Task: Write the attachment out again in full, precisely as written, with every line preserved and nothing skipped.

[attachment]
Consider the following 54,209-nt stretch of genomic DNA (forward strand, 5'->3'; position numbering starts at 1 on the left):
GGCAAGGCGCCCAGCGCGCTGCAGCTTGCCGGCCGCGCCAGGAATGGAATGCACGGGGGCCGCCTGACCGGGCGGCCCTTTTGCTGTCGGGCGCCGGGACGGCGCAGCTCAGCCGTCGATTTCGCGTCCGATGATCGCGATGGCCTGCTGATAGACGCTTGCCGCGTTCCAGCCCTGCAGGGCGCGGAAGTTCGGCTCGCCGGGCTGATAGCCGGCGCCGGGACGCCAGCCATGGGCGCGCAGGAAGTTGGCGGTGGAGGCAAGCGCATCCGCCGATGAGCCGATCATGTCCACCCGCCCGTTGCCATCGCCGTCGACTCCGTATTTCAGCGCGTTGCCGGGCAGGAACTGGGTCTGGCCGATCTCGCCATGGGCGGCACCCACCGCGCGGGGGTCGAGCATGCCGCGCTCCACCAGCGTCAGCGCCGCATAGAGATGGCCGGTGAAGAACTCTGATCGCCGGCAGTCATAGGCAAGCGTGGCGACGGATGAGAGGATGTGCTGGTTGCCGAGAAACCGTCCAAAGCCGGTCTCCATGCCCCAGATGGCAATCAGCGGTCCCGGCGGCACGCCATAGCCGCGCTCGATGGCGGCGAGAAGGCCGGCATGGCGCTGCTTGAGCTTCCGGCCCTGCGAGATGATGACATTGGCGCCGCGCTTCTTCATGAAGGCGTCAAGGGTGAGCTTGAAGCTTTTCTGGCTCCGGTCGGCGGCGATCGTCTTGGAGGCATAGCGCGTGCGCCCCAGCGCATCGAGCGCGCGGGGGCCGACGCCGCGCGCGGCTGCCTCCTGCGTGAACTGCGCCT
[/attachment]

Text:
Consider the following 54,209-nt stretch of genomic DNA (forward strand, 5'->3'; position numbering starts at 1 on the left):
GGCAAGGCGCCCAGCGCGCTGCAGCTTGCCGGCCGCGCCAGGAATGGAATGCACGGGGGCCGCCTGACCGGGCGGCCCTTTTGCTGTCGGGCGCCGGGACGGCGCAGCTCAGCCGTCGATTTCGCGTCCGATGATCGCGATGGCCTGCTGATAGACGCTTGCCGCGTTCCAGCCCTGCAGGGCGCGGAAGTTCGGCTCGCCGGGCTGATAGCCGGCGCCGGGACGCCAGCCATGGGCGCGCAGGAAGTTGGCGGTGGAGGCAAGCGCATCCGCCGATGAGCCGATCATGTCCACCCGCCCGTTGCCATCGCCGTCGACTCCGTATTTCAGCGCGTTGCCGGGCAGGAACTGGGTCTGGCCGATCTCGCCATGGGCGGCACCCACCGCGCGGGGGTCGAGCATGCCGCGCTCCACCAGCGTCAGCGCCGCATAGAGATGGCCGGTGAAGAACTCTGATCGCCGGCAGTCATAGGCAAGCGTGGCGACGGATGAGAGGATGTGCTGGTTGCCGAGAAACCGTCCAAAGCCGGTCTCCATGCCCCAGATGGCAATCAGCGGTCCCGGCGGCACGCCATAGCCGCGCTCGATGGCGGCGAGAAGGCCGGCATGGCGCTGCTTGAGCTTCCGGCCCTGCGAGATGATGACATTGGCGCCGCGCTTCTTCATGAAGGCGTCAAGGGTGAGCTTGAAGCTTTTCTGGCTCCGGTCGGCGGCGATCGTCTTGGAGGCATAGCGCGTGCGCCCCAGCGCATCGAGCGCGCGGGGGCCGACGCCGCGCGCGGCTGCCTCCTGCGTGAACTGCGCCT